Tuesday, October 10th, 2006

Detecting IE7+ in JavaScript

Category: Browsers, JavaScript

Abe Fettig knows that we need to start detecting the difference between IE6- and IE7+, because a lot of the hacks that we were using for IE are no longer needed.

He didn’t want to grok the user agent, as that is very brittle, so he came up with:


  1. if (typeof document.body.style.maxHeight != "undefined") {
  2.   // IE 7, mozilla, safari, opera 9
  3. } else {
  4.   // IE6, older browsers
  5. }

Any other thoughts?

Posted by Dion Almaer at 8:47 am

3.5 rating from 119 votes


Comments feed TrackBack URI

You can also use the XHR check:

if (window.XMLHttpRequest) {
// IE 7, mozilla, safari, opera 9
} else {
// IE6, older browsers

Comment by Arjan — October 10, 2006

Yeah, how about using Conditional Compilation of JavaScript in IE

Comment by Ramin — October 10, 2006


You beat me too it, I was going to suggest that as well.

Comment by xxdesmus — October 10, 2006

Hey guys,
Arjan – I like checking for window.XmlHttpRequest – nice and short.
Ramin – conditional javascript compilation could be useful as well. Do you know the value of @_jscript_version in IE 7?

Comment by Abe Fettig — October 10, 2006

[…] Update: over at Ajaxian Arjan points out that it’s a bit simpler to check for window.XmlHttpRequest, which is also new in IE 7. […]

Pingback by Abe Fettig’s Weblog » Detecting IE7+ in Javascript — October 10, 2006

Conditional comments could also be used.


<!–[if IE 7]>
<script>isIE7 = true;</script>

.. Or something along those lines. See @MSDN.

Comment by Scott Schiller — October 10, 2006

If script is executed width , then document.body is not available yet.

if (window.XMLHttpRequest) {
//mozilla, safari, opera 9…etc
} else {
// IE6, older browsers

Comment by Hedger Wang — October 10, 2006

[…] Via Ajaxian, descubro un simple script en Javascript con el cual podremos diferenciar entre navegadores modernos y navegadores antiguos, muy util a la hora de hacer un poco de cross-browsing. […]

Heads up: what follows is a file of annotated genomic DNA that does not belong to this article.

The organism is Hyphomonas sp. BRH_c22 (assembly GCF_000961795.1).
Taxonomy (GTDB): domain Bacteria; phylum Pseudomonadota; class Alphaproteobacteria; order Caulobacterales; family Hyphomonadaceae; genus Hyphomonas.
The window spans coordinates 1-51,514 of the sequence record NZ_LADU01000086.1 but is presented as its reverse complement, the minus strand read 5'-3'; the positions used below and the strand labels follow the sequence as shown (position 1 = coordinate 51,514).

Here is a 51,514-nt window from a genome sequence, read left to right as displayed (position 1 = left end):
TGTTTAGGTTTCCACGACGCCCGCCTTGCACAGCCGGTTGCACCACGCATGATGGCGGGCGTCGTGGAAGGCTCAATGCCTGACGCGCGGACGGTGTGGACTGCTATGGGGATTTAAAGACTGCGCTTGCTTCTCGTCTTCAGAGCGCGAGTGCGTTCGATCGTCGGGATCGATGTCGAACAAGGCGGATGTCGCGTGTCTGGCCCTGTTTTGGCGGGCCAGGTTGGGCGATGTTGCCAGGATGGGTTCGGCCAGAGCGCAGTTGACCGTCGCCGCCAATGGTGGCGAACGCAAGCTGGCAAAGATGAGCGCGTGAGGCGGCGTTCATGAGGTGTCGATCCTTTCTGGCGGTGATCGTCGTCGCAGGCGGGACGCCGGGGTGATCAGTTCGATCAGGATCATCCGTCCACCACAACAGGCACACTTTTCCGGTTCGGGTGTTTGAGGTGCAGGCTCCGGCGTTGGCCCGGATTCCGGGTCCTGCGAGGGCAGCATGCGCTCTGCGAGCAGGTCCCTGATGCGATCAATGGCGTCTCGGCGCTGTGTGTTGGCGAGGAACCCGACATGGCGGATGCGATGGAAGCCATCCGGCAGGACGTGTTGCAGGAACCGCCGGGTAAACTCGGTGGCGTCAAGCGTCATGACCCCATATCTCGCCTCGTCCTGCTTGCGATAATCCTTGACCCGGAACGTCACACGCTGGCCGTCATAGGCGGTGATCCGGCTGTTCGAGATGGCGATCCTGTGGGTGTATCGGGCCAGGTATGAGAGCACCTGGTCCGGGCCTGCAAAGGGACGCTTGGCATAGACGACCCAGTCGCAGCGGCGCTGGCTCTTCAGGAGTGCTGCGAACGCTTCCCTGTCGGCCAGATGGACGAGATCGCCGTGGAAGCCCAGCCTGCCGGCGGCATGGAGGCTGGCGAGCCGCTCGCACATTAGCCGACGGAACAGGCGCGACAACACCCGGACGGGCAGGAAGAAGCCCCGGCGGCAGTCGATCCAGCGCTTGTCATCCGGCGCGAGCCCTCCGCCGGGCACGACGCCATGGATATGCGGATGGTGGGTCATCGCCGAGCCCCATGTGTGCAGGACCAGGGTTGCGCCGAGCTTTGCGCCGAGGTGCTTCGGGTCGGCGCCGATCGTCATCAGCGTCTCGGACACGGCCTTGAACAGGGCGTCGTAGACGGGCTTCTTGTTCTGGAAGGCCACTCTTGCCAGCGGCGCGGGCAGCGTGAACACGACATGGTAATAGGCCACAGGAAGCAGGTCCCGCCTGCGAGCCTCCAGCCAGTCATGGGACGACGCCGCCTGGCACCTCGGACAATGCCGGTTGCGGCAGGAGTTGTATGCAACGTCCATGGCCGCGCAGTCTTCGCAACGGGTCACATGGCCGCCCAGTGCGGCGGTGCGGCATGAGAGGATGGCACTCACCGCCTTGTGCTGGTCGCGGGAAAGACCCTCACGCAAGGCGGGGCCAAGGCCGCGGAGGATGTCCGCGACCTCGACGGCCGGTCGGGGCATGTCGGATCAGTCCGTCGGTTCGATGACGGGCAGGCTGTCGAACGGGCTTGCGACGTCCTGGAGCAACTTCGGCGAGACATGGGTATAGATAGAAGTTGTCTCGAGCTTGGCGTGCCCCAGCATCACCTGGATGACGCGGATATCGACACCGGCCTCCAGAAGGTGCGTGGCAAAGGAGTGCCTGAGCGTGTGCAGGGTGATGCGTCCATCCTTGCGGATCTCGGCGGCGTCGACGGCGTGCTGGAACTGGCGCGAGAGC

Pingback by Detectar IE7 mediante Javascript - aNieto2K — October 10, 2006

version = parseFloat(navigator.appVersion.split(“MSIE”)[1]);
if ((version >= 5.5) && (version

Comment by Neftaly Hernandez — October 10, 2006

Yay for trunication, and the inability to preview/edit/delete comments.

version = parseFloat(navigator.appVersion.split(“MSIE”)[1]);
if ((version >= 5.5) && (version < 7) && (document.body.filters)) {

Comment by Neftaly Hernandez — October 10, 2006

it may be offtopic (not js) but in CSS, you can apply this rules:
#content {
margin:10; /*any browser*/
*margin:15; /*ie 6*/
_margin:20; /*ie 6 and 7*/


Comment by Hector — October 10, 2006

Ajax Links – October 2006

Trackback by Scott Hanselman's Computer Zen — October 11, 2006

[…] […]

Pingback by Intenta » Blog Archive » Detectar Internet Explorer 7 con Javascript — October 11, 2006

Seems to me that conditional comments as suggested by Scott Schiller are the correct approach as javascript implementation hacks such as:-

if (typeof document.body.style.maxHeight != “undefined”)

are brittle as we can’t predict future browser implementations. The IE team also recommended conditional comments in their interview in the latest Ajaxian podcast.

Comment by S Rimell — October 11, 2006

Quirksmode’s browser detect program worked fine and still works fine. But I like the first comment.

Comment by David — October 11, 2006

Internet Explorer 7 per JavaScript erkennen

Trackback by basimo.de — October 11, 2006

[…] Ajaxian: Detecting IE7+ in JavaScript A way to tell the difference between IE6 and IE7 in JavaScript, in case you have some IE hacks that aren’t necessary in version 7. […]

Pingback by Filter for 12/10 2006 - Felt — October 12, 2006

[…] UPDATE (10/11/06): Thanks to Detecting IE7+ in Javascript from Ajaxian I’ve fixed it to work identically in IE7.  Though I still haven’t tested it on a PC :( […]

Pingback by SteveCochrane.com » Blog Archive » Smooth Anchor Links — October 12, 2006